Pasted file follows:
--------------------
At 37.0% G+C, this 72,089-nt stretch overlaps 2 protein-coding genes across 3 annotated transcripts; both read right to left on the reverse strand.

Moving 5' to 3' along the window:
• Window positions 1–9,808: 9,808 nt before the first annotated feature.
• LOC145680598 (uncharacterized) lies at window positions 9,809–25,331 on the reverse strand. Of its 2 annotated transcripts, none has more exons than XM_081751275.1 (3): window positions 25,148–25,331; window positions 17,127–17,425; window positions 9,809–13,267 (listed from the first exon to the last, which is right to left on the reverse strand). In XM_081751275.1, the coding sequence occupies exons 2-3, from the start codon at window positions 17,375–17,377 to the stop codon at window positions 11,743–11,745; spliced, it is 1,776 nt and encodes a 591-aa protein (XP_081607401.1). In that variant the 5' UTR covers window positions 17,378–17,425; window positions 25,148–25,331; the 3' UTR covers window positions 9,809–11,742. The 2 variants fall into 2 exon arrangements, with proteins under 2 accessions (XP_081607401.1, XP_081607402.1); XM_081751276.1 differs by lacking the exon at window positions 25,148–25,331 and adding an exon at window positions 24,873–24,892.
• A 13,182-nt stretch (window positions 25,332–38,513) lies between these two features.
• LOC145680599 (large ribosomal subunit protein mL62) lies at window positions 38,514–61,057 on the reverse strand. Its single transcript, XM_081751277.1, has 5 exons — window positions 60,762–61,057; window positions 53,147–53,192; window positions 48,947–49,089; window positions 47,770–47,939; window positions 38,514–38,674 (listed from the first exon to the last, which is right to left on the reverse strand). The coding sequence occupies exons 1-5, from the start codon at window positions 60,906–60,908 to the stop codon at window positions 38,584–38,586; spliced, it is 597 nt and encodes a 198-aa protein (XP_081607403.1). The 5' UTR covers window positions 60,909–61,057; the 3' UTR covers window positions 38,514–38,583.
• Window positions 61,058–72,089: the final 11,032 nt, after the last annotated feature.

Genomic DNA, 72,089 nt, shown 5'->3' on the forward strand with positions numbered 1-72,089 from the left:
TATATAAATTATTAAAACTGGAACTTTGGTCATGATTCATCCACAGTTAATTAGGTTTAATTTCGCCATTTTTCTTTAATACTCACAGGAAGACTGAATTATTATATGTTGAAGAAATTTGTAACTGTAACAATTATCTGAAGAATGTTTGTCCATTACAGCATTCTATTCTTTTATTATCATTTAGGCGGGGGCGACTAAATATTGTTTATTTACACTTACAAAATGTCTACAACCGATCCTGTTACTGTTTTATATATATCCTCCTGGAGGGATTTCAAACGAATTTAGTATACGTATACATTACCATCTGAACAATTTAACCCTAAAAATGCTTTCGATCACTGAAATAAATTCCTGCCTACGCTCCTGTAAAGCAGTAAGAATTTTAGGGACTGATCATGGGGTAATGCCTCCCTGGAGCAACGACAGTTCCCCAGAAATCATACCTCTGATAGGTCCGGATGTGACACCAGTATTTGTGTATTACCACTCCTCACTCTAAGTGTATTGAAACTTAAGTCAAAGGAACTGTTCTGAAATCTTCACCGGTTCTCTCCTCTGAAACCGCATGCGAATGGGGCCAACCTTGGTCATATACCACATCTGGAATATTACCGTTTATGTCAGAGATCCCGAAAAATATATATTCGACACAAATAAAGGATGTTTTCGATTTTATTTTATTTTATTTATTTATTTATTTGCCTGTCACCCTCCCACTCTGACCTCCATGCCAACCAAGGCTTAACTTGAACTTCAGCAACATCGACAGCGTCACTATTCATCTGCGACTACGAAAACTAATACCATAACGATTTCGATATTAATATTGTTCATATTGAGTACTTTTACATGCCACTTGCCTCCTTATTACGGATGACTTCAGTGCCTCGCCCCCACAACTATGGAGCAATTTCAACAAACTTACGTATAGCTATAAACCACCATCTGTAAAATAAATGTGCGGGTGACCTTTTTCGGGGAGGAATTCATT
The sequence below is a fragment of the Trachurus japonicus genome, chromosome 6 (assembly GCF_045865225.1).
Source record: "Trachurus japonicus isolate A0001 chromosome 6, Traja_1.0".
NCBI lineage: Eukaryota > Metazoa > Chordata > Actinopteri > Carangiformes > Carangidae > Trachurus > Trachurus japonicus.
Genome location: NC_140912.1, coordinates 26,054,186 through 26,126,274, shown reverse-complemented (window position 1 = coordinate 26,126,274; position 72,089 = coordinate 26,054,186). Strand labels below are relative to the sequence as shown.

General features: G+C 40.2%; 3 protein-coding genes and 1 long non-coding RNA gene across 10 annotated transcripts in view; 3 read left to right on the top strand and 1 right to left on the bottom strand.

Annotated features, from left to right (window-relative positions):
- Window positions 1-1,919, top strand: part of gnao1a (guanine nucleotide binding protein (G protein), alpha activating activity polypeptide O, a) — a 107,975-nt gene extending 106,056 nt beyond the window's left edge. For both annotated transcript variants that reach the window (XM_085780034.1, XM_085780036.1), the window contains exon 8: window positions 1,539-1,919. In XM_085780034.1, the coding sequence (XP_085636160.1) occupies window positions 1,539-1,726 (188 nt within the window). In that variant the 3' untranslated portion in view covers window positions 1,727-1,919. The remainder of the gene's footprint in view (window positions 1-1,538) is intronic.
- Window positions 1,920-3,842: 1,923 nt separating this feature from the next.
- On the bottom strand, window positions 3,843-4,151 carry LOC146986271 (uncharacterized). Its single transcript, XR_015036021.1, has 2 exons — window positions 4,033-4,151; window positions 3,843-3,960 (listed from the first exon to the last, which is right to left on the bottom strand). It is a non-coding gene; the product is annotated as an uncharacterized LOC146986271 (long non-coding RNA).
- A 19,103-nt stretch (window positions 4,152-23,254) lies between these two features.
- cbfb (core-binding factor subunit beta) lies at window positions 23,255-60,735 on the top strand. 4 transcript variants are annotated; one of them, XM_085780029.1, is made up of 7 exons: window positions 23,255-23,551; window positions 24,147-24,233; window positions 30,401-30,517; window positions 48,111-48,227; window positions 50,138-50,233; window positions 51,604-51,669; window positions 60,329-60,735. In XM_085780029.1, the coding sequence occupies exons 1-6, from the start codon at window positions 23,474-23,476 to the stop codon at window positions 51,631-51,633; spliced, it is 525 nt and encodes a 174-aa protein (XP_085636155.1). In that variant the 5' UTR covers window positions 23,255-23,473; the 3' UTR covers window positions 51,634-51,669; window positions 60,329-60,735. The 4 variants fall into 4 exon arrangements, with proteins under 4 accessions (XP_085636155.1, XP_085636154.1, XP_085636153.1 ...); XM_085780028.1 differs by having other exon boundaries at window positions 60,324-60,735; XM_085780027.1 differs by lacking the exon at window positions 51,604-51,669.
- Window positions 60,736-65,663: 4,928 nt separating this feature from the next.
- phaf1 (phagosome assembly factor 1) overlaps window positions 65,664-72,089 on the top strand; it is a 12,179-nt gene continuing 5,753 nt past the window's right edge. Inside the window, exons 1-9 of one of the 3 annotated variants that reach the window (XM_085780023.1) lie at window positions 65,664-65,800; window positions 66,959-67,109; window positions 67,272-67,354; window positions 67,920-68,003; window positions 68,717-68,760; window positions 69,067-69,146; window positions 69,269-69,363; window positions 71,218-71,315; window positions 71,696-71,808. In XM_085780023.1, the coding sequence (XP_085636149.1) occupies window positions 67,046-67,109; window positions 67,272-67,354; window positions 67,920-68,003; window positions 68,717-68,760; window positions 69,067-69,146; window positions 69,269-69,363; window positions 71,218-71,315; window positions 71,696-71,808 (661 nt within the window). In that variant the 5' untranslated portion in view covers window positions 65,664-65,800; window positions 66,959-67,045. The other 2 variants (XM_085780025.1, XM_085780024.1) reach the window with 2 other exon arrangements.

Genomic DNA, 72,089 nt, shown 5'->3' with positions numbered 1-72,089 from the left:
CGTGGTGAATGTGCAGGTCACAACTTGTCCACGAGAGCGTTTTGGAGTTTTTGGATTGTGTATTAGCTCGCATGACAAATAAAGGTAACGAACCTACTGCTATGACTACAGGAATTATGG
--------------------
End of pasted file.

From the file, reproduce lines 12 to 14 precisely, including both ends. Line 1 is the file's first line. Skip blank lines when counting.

NCBI lineage: Eukaryota > Metazoa > Chordata > Actinopteri > Carangiformes > Carangidae > Trachurus > Trachurus japonicus.
Genome location: NC_140912.1, coordinates 26,054,186 through 26,126,274, shown reverse-complemented (window position 1 = coordinate 26,126,274; position 72,089 = coordinate 26,054,186). Strand labels below are relative to the sequence as shown.

General features: G+C 40.2%; 3 protein-coding genes and 1 long non-coding RNA gene across 10 annotated transcripts in view; 3 read left to right on the top strand and 1 right to left on the bottom strand.